No wonder many in the West see Putin as winning. The European Union is
in crisis, with Britain’s Brexit potentially being followed by other
“exits.” Elections have seen the rise of Moscow-friendly presidents:
Bulgaria’s Rumen Radev, Moldova’s Igor Dodon, and Donald Trump in the
However much there are those who want to see Moscow’s hand behind all
this, it actually played a minimal role, if any, in most of these
developments. Moreover, while the new situation offers some new
opportunities, it is harder to be sure Russia is in much of a shape to
take advantage of them.
The hacked emails and other examples of Russian mischief in the American
elections were intended to weaken an expected Clinton presidency, not
elevate Trump. If anyone gave Trump the election, it was the FBI, not
the FSB: its eleventh-hour statement about its investigations killed
Hillary Clinton’s momentum at a crucial moment.
Likewise, for all that Russia’s propaganda stations and troll farms
assiduously backed Brexit, hoping it would start unravelling the
European Union, there is no evidence that Kremlin machinations played
any part in the referendum’s outcome.
In France, Marine Le Pen’s Front Nationale notoriously received a €9
million ($9.7 million) loan from a Russian bank. Czech president Miloš
Zeman’s campaign was in part bankrolled by the local head of Russian
company Lukoil. But that does not necessarily mean their support has
been bought or generated by Moscow.
The West is bleeding, but its wounds are self-inflicted. There is a
generalized crisis of legitimacy, as complacent political elites fail to
connect with communities feeling disenfranchised and discriminated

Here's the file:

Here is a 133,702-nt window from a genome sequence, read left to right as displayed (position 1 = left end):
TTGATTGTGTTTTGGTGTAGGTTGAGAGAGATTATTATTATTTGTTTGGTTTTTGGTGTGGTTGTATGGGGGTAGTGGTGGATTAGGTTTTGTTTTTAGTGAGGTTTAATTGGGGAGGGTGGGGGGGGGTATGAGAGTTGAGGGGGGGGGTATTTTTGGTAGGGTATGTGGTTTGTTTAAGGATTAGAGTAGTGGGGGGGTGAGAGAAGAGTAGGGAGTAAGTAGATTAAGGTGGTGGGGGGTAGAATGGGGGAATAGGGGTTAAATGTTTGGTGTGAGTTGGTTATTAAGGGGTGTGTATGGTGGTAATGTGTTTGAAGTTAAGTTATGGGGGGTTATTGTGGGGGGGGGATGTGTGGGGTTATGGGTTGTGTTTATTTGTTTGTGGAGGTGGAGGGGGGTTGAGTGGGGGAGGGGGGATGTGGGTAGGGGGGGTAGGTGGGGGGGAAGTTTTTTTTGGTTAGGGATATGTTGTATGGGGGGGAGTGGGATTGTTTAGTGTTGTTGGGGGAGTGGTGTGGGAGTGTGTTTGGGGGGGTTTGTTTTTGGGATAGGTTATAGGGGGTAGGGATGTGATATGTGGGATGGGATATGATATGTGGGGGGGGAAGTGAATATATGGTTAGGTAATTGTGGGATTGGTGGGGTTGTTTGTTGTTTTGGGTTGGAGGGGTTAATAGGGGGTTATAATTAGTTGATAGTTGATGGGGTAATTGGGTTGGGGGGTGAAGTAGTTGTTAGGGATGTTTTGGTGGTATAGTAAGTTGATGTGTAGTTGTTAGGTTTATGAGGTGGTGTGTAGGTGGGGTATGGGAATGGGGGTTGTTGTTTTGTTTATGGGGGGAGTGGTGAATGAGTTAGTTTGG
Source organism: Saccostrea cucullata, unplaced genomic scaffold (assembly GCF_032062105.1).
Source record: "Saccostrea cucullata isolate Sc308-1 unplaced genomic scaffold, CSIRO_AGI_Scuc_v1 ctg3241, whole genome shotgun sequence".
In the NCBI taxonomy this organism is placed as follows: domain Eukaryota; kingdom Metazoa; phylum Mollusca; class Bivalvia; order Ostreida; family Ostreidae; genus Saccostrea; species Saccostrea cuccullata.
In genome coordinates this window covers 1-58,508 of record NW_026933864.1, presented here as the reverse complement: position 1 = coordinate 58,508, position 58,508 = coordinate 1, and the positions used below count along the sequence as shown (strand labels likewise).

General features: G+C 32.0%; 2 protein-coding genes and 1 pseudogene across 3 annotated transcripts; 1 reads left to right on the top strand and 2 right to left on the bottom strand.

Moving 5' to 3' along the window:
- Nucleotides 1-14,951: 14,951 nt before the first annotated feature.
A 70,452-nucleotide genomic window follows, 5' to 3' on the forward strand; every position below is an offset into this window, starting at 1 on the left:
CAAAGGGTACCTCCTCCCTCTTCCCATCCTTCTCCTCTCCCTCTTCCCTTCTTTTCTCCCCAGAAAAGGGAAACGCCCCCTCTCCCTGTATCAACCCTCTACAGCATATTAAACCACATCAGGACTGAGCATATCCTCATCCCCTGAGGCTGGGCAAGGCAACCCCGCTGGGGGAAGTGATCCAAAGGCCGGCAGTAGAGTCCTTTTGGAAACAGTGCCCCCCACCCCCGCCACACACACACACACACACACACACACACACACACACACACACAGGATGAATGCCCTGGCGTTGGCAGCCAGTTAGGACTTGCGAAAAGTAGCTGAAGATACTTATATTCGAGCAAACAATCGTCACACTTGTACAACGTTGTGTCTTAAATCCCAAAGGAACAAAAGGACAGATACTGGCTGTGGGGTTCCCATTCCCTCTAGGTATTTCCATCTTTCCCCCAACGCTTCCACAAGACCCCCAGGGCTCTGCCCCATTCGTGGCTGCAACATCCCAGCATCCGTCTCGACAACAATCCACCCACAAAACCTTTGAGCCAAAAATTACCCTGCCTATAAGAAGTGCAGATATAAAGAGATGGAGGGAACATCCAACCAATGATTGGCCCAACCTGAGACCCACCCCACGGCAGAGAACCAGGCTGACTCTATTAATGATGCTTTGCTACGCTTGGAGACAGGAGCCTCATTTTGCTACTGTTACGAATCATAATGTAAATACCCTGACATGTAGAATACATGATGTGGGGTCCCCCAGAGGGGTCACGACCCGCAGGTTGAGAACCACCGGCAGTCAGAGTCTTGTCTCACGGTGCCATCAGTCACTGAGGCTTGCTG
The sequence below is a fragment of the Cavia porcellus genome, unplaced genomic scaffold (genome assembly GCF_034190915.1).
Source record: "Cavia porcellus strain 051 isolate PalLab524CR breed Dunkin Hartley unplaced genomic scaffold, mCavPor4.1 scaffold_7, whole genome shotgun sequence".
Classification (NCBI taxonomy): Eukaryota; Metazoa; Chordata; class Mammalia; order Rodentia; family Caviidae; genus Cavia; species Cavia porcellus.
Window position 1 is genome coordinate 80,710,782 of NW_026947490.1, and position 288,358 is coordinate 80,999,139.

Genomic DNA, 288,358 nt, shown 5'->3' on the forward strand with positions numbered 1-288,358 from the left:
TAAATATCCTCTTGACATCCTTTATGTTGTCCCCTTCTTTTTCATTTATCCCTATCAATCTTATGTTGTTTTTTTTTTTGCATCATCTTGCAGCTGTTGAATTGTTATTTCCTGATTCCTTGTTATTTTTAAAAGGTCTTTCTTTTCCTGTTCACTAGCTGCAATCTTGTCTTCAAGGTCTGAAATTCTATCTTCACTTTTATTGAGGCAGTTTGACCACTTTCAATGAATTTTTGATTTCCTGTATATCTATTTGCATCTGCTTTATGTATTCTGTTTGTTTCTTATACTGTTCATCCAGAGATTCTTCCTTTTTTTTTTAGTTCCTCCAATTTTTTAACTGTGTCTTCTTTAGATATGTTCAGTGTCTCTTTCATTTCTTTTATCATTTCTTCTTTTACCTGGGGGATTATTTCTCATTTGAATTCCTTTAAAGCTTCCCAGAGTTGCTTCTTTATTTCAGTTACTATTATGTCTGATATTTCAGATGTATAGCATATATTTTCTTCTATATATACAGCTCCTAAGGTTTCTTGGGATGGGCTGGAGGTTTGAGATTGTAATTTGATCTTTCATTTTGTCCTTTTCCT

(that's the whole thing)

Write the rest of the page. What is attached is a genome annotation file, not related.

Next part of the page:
against. There is a toxic disconnect between a Brussels consensus of
ever-closer political union and the aspirations of most EU member states
and their populations. Governments across Europe are being held to
account for promises broken, corruption unfettered and reforms stalled.
Of course, Moscow will gleefully encourage these internal tensions, and
exploit them whenever it can. Russian propaganda, diplomacy and money
will lever open whatever splits they find — but the West cut those rifts
in the first place.
As a result, the West is divided, distracted and debilitated. Its
capacity to resist Russian adventurism is suffering.
If Trump begins to
look lukewarm about sanctions, for example, the shaky European consensus
on maintaining them will evaporate overnight.
How can Russia capitalize on this moment of weakness on the part of the
The truth is it won’t be able to do much. What, after all, does it have
to offer? It could be a little less obstructive in the Middle East,
albeit by selling out one of its last allies. It could let Washington
revisit its deal with Iran, but at the cost of one of its major arms
It could be a little less confrontational and subversive in
Europe, but it’s unclear how far Trump would care about that. It could
share more intelligence about the Islamic State, but with ten terrorists
being detained in Moscow and St. Petersburg, this ought to be a greater
The West remains fundamentally stronger in every sense but one. It has
social, economic, military, political, and soft power advantage; but
Russia has will, a powerful central government without meaningful checks
and balances, that can focus resources on its priorities and ignore the
limitations and conventions of democratic societies.
In the short term, that looks like power and would-be strongmen from
Turkey’s Recep Erdogan to Trump are drawn to Putin’s example.
But it is a
kind of power that depends on the temporary weaknesses of others, and
is bought at terrible cost. Military adventures and domestic quietude
are draining Russia’s national reserves, and at the expense of any
meaningful economic reform.
Even ostensible friends, from Le Pen to Trump, put their own and their
countries’ interests first. If they let sanctions slide or turn a blind
eye to bloodshed in Syria, it is because they see some advantage to
This is the best the Kremlin can hope for: a new generation of Western
leaders who don’t care enough about what it does at home, or in “faraway
countries” and to “people of whom we know nothing.” But the moment
Putin appears to be challenging their direct interests, he may find that
authoritarian populists are rather more formidable enemies than
Mark Galeotti is a senior researcher at the Institute of International